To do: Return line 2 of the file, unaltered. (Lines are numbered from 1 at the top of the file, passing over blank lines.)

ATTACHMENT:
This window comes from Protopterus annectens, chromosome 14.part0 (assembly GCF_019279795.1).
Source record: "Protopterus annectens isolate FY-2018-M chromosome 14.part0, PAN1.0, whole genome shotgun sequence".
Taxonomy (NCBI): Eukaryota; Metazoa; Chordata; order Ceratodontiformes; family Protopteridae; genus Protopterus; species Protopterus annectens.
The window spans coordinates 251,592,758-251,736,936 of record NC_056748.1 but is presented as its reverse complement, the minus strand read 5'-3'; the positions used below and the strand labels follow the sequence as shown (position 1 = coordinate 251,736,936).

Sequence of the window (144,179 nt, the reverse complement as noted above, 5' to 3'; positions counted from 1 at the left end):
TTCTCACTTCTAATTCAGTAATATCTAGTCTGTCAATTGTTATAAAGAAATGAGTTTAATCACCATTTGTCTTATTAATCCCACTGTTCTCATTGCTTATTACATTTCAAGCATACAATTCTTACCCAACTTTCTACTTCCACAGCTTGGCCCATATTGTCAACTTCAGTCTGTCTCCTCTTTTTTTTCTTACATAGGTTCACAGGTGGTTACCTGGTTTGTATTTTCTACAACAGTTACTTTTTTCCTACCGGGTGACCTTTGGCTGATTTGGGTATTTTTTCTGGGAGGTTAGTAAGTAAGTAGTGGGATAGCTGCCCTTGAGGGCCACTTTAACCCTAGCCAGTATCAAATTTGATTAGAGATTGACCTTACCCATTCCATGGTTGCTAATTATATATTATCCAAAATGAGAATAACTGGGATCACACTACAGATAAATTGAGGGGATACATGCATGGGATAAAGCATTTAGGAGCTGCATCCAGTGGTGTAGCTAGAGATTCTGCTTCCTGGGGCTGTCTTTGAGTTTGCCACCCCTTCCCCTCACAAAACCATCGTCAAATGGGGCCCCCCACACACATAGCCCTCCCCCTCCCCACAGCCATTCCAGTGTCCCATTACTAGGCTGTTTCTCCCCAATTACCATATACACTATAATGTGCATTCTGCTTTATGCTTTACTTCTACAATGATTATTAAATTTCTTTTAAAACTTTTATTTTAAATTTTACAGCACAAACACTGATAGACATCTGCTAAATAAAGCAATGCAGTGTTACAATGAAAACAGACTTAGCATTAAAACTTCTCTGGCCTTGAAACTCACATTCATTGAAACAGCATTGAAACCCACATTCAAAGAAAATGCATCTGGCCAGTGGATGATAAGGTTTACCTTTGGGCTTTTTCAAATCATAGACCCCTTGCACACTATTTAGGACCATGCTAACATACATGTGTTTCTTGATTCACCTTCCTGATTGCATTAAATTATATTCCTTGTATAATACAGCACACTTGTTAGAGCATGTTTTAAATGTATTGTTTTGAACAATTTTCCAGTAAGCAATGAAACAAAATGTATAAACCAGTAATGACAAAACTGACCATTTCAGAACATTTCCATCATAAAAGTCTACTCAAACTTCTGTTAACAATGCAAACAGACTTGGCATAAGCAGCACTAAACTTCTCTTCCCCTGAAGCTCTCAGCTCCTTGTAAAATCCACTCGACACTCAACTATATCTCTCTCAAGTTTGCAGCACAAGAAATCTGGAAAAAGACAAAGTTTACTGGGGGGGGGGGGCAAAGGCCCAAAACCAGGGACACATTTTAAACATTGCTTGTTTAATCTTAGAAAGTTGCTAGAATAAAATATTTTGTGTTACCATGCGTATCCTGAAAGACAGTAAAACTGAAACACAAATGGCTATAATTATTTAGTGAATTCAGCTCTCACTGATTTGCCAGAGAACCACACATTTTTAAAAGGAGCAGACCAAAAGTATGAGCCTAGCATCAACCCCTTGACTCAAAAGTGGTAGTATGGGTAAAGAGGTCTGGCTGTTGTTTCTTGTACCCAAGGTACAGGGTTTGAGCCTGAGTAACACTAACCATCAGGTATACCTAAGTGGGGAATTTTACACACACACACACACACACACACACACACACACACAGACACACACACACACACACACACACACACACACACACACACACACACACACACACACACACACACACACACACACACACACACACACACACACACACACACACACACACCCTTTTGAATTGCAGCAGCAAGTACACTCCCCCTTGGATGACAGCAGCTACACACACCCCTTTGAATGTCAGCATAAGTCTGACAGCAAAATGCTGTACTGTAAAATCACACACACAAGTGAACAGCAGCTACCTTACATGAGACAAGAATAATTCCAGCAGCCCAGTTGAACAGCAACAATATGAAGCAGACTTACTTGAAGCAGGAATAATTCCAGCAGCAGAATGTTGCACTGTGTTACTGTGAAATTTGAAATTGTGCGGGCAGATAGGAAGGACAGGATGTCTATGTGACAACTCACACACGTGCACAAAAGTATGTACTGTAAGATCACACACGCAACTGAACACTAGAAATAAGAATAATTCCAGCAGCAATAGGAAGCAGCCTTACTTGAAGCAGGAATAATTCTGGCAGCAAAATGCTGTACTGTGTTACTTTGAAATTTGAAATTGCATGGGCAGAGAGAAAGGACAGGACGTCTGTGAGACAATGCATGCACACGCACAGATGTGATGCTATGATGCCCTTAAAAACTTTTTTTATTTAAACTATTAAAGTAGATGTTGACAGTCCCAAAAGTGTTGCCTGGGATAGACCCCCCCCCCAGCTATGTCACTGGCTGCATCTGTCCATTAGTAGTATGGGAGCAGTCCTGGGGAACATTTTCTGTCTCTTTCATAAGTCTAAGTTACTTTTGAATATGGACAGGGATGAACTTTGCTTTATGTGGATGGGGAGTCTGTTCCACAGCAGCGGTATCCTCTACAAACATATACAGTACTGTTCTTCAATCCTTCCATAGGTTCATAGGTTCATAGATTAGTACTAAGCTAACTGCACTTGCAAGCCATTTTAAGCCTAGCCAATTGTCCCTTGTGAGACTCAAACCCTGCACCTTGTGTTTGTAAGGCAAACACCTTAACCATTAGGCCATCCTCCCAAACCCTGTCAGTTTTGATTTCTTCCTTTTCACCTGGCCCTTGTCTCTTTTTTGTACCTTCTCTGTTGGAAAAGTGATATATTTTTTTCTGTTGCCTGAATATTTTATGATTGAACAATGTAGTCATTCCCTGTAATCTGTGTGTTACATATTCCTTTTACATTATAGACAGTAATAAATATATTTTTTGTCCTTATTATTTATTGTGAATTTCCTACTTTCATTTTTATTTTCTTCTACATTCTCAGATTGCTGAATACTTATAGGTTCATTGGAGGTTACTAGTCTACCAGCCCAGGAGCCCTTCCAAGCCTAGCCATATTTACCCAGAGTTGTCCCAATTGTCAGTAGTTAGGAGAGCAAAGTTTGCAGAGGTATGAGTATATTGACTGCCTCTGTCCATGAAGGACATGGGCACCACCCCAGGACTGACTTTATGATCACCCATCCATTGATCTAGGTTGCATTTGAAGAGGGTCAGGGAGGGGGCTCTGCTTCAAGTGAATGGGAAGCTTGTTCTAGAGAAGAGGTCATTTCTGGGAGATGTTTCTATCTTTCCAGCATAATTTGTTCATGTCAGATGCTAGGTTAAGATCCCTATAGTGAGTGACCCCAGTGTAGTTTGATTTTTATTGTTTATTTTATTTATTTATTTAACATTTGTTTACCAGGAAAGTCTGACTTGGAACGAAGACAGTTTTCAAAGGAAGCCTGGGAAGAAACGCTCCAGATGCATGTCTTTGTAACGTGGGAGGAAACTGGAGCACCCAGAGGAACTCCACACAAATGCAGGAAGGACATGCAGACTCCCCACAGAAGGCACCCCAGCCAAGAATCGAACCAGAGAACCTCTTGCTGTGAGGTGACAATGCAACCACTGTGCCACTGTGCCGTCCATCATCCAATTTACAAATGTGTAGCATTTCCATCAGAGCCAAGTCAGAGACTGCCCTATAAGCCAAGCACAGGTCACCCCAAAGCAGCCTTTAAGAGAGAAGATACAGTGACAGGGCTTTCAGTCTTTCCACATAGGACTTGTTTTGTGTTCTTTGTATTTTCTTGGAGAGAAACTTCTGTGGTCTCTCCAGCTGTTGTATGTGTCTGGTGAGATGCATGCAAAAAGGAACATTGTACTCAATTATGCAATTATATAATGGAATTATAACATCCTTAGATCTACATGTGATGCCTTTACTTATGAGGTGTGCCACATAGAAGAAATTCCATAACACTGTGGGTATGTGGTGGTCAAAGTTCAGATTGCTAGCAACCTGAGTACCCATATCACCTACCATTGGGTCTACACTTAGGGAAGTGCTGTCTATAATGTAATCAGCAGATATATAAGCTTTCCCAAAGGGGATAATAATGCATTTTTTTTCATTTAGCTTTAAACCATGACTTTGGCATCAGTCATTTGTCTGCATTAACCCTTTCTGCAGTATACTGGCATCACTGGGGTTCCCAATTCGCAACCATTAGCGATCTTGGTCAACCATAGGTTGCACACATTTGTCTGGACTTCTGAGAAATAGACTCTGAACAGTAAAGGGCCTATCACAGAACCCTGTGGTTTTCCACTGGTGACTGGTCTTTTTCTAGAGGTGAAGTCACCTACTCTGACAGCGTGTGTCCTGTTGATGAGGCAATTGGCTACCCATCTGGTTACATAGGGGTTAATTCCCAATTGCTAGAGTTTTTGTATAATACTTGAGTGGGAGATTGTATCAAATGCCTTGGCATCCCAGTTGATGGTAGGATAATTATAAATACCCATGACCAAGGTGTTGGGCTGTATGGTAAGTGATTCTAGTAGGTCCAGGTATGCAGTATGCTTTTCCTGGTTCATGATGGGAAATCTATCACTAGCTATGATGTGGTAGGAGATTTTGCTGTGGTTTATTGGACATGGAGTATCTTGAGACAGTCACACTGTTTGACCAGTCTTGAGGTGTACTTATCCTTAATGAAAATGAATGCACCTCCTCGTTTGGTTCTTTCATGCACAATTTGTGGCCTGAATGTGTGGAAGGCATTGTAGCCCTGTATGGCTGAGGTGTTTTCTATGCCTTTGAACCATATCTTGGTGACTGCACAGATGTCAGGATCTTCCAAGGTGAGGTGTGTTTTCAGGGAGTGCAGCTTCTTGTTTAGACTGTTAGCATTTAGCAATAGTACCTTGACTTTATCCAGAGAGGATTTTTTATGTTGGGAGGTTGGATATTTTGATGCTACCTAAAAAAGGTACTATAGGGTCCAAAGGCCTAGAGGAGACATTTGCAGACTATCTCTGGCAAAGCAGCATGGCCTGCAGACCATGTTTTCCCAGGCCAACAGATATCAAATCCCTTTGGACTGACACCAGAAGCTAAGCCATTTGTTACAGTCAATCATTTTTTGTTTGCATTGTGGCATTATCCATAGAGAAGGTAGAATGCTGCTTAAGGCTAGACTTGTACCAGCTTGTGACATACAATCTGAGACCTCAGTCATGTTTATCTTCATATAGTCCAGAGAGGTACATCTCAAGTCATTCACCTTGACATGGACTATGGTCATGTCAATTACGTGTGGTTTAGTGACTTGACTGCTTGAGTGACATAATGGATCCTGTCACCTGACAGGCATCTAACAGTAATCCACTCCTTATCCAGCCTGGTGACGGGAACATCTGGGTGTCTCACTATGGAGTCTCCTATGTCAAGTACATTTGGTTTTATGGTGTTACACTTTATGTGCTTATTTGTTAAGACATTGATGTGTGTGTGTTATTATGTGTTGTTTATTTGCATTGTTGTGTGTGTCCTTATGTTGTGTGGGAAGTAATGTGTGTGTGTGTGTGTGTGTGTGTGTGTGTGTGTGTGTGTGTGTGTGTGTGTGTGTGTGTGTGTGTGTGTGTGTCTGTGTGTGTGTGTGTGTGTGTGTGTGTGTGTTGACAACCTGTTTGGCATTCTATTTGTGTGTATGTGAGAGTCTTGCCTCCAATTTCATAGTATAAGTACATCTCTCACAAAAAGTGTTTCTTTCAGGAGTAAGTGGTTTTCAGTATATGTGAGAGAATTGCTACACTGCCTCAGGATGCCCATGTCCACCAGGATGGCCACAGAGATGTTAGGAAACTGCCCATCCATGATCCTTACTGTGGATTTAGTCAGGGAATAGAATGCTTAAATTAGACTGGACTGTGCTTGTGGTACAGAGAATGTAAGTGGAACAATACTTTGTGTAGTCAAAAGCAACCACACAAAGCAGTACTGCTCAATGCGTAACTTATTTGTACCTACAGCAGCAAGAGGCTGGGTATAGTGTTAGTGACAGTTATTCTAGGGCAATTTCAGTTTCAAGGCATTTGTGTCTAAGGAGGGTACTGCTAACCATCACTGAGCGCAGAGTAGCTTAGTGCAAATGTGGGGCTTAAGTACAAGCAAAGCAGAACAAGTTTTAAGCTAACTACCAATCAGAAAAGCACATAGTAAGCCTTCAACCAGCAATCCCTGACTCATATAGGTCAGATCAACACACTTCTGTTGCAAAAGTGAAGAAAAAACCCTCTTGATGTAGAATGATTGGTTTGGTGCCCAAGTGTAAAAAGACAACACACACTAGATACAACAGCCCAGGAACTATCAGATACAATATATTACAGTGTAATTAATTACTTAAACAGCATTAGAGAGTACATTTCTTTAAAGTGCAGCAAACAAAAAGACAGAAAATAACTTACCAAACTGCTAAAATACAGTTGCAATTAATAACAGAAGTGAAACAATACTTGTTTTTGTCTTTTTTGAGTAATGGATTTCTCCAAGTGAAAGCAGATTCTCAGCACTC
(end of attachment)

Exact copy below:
Source record: "Protopterus annectens isolate FY-2018-M chromosome 14.part0, PAN1.0, whole genome shotgun sequence".